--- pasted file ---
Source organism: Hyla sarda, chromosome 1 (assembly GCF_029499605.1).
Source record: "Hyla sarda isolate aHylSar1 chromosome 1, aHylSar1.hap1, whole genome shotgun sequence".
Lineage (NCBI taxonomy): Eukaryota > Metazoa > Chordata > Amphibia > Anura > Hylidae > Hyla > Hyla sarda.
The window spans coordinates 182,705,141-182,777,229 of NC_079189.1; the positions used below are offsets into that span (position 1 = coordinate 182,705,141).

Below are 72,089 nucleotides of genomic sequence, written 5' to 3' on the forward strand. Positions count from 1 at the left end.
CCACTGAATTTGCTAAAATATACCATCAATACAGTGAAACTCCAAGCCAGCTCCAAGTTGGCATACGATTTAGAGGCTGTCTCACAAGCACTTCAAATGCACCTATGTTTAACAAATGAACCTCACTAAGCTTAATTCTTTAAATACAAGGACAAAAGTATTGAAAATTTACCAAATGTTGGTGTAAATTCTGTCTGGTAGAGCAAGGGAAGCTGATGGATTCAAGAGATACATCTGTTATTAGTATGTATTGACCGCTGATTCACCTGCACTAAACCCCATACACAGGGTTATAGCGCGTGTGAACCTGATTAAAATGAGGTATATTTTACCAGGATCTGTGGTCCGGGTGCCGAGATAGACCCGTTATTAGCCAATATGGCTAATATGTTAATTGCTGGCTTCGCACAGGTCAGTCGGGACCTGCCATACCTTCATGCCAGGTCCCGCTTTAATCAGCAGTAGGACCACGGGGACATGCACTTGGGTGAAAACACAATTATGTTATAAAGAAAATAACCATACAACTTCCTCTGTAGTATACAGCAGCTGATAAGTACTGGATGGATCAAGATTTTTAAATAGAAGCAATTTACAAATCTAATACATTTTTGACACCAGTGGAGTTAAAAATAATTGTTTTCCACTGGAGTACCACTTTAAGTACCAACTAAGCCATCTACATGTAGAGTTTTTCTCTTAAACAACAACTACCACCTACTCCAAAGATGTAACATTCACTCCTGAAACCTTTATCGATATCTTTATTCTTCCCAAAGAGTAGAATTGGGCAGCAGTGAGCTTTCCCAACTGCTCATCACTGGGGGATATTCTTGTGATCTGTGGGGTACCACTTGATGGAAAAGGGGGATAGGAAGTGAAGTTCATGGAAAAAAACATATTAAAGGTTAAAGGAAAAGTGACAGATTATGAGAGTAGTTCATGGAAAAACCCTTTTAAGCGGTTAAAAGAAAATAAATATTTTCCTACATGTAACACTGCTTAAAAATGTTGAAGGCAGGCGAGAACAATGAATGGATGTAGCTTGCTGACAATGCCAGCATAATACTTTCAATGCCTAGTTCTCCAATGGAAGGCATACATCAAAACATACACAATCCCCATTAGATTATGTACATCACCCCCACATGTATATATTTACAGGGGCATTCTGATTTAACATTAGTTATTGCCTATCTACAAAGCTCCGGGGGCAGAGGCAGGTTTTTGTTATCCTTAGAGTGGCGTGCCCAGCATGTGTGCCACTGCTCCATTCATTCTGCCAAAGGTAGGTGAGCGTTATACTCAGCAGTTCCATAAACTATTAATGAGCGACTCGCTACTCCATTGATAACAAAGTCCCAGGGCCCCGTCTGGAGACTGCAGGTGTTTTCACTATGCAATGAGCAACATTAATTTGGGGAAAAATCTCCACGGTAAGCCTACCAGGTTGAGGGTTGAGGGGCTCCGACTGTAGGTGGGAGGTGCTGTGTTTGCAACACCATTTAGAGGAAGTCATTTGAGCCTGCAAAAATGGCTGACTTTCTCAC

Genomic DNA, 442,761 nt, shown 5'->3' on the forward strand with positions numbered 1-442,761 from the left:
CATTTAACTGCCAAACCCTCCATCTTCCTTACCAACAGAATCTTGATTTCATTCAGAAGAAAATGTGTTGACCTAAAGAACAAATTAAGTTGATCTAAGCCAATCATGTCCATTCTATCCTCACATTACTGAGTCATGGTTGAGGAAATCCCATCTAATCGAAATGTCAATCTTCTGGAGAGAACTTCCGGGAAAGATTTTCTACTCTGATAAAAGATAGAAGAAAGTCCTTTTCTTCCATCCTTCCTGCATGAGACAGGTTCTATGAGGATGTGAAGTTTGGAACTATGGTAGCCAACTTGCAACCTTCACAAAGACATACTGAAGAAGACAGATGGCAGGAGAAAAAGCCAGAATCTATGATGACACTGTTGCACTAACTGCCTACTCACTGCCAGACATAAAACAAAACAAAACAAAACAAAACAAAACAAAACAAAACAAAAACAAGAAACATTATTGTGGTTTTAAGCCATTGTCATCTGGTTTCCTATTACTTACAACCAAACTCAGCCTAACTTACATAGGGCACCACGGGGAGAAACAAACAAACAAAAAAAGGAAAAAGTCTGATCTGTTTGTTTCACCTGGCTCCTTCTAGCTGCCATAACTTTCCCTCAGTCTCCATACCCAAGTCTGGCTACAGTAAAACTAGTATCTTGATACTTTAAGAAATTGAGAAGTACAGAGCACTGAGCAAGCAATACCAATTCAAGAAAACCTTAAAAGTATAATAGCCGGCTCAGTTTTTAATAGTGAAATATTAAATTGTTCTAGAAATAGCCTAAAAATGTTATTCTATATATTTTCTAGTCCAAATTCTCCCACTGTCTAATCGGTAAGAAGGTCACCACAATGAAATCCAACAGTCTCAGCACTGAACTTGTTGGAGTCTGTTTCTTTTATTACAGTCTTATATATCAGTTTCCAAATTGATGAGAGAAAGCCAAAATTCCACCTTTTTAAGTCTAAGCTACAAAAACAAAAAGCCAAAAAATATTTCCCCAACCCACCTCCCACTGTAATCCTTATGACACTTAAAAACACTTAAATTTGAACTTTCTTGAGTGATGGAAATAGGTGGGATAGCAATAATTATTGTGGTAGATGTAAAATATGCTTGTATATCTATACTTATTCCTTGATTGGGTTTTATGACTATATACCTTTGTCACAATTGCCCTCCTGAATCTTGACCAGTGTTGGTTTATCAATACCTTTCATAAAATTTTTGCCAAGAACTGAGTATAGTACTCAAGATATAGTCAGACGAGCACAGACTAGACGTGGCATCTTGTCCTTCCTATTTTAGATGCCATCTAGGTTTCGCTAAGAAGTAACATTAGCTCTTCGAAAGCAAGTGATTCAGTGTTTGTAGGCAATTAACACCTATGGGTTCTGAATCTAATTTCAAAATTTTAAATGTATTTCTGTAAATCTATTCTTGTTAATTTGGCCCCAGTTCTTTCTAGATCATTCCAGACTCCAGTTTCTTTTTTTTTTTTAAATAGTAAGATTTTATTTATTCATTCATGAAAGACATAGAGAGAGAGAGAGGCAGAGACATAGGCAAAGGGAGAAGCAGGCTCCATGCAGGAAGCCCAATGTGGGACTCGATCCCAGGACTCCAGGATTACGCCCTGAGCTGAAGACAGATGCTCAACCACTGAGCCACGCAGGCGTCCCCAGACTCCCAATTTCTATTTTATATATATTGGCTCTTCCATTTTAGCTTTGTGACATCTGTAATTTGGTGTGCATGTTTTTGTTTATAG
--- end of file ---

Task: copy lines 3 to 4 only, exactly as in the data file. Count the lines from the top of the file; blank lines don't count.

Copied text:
Lineage (NCBI taxonomy): Eukaryota > Metazoa > Chordata > Amphibia > Anura > Hylidae > Hyla > Hyla sarda.
The window spans coordinates 182,705,141-182,777,229 of NC_079189.1; the positions used below are offsets into that span (position 1 = coordinate 182,705,141).